Communities of Practice to Actively Manage Best Practices
Communities of Practice (CoPs) are being increasingly employed in organizations and are probably the knowledge management tool today. They are a truly useful knowledge-sharing, transferring and retaining tool, surpassing other int- organizational networks such as project teams, operational teams, and purely informal networks. They also enjoy far greater success than pure IT tools employed to similar ends. The advantage is that they are based on like-minded people’s fa- to-face meetings, exchange of experience, discussion and development of best practices etc. on an intra-organizational level, although these activities are often informal and not supported or recognized. As ever, practice has shown that many intra-organizational CoPs simply do not work while others are truly successful. The thesis provides the readers with some surprising insights into the nature of CoPs and the specific contributing factors. Stefano Borzillo’s meticulous research started off by examining a large variety of CoPs by means of six identified success factors. The results of Stefano’s investigation revealed three types of CoPs, which he calls “innovating strategic”, “operational excellence”, and “social and productive space” CoPs and which may all three be present within a single organization. Another insight in this regard was that each of them is suited to fulfill different objectives and that there is no one type of CoP that is best for managing the development and transfer of practices. The latter is determined by the CoPs’ objectives, which are again determined by the organizational context. Stefano Borzillo also describes each of these CoP configurations’ success factors.
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achieved approach benchmarking best practice development best practice sharing best practice transfer Büchel/Raub claim clear objectives communities of practice community members community strengths community’s coordinator CoP leader CoP members CoP objectives CoP’s activity core database development and sharing discussions electronic employees enables examples Assessment Explanation and examples explicit knowledge grounded categories ideas identified important improve individual initial research model innovating insights interaction Investigated CoP knowledge and best knowledge creation knowledge management knowledge sharing leadership Lesser/Everest McDermott 2001 measure O’Dell/Grayson ongoing operational organization organization’s organizational learning organizational units participants performance perspectives Positive impact potential practice’s practitioners problems Probst qualitative research quantitative questionnaire regular risk-free environment role Rüling semi-structured interview share best practices sharing of best specific sponsor sponsorship strategic sub-topics success factors tacit knowledge technical & social top management topic trust Wenger Wenger et al Wenger/Snyder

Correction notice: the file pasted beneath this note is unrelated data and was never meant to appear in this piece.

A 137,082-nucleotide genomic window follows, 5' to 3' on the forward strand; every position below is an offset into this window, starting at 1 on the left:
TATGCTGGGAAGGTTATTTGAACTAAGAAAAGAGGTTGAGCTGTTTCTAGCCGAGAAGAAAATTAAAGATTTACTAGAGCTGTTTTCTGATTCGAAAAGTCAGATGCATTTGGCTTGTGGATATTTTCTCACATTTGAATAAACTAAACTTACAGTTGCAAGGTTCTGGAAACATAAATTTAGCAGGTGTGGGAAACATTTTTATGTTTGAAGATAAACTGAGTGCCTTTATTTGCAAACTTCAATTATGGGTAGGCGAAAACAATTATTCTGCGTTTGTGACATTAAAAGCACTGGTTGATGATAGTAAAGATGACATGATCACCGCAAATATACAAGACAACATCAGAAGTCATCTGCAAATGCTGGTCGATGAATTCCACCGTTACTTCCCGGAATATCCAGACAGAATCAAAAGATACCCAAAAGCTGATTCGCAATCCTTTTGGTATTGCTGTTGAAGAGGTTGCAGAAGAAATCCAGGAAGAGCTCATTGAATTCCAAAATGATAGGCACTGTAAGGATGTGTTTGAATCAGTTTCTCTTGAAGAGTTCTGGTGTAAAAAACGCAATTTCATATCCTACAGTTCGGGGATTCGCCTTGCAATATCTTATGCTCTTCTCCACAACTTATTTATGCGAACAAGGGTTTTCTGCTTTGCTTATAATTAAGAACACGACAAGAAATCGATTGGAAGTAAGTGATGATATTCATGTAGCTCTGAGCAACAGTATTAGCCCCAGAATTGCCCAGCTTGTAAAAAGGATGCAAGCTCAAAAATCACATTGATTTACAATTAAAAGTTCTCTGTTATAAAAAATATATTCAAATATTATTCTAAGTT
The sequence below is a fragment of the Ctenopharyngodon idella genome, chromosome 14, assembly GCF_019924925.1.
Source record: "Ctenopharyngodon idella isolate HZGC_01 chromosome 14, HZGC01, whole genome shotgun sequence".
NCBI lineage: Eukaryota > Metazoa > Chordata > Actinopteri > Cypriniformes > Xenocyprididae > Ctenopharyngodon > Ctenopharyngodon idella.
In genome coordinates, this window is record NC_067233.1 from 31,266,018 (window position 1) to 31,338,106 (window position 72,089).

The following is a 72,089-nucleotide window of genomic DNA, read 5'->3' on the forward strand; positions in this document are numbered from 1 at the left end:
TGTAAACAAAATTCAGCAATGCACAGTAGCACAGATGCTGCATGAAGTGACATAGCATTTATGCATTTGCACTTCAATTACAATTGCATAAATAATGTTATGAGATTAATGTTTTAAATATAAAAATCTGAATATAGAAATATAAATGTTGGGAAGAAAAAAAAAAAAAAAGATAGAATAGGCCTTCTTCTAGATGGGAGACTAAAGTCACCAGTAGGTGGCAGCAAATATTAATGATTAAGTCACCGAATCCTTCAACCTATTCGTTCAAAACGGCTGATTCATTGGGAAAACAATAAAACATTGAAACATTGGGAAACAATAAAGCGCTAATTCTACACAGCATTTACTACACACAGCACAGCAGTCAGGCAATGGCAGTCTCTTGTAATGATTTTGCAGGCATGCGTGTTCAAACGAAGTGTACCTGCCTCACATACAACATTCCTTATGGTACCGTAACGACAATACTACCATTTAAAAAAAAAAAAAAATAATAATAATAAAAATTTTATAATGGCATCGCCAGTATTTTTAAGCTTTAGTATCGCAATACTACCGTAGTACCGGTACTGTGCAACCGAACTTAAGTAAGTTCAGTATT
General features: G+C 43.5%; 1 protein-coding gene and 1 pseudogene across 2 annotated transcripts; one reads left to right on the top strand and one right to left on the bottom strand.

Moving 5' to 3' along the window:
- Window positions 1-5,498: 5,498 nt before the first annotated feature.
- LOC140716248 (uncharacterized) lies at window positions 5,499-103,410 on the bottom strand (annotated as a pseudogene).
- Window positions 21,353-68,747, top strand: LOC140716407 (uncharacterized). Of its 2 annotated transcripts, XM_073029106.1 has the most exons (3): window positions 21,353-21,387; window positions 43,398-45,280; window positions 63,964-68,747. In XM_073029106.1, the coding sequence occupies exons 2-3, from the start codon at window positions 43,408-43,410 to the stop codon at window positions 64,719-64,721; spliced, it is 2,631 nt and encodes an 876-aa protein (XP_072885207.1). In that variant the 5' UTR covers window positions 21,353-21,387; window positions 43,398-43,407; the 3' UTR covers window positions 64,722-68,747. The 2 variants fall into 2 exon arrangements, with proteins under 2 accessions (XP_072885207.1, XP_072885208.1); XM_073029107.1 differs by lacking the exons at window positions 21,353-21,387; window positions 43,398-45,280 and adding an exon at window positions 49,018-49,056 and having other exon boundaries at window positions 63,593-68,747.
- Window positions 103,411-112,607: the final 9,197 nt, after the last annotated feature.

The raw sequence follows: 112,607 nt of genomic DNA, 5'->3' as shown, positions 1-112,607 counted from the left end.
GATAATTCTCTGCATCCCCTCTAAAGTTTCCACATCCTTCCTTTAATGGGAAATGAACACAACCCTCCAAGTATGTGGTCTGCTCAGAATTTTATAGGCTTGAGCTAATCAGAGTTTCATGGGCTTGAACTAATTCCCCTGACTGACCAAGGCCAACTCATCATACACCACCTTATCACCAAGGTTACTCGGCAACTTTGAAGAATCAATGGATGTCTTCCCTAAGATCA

Page 5 - Learning organizations are skilled at five main activities: systematic problem solving, experimentation with new approaches, learning from their own experience and past history, learning from the experiences and best practices of others, transferring knowledge quickly and efficiently throughout the organization.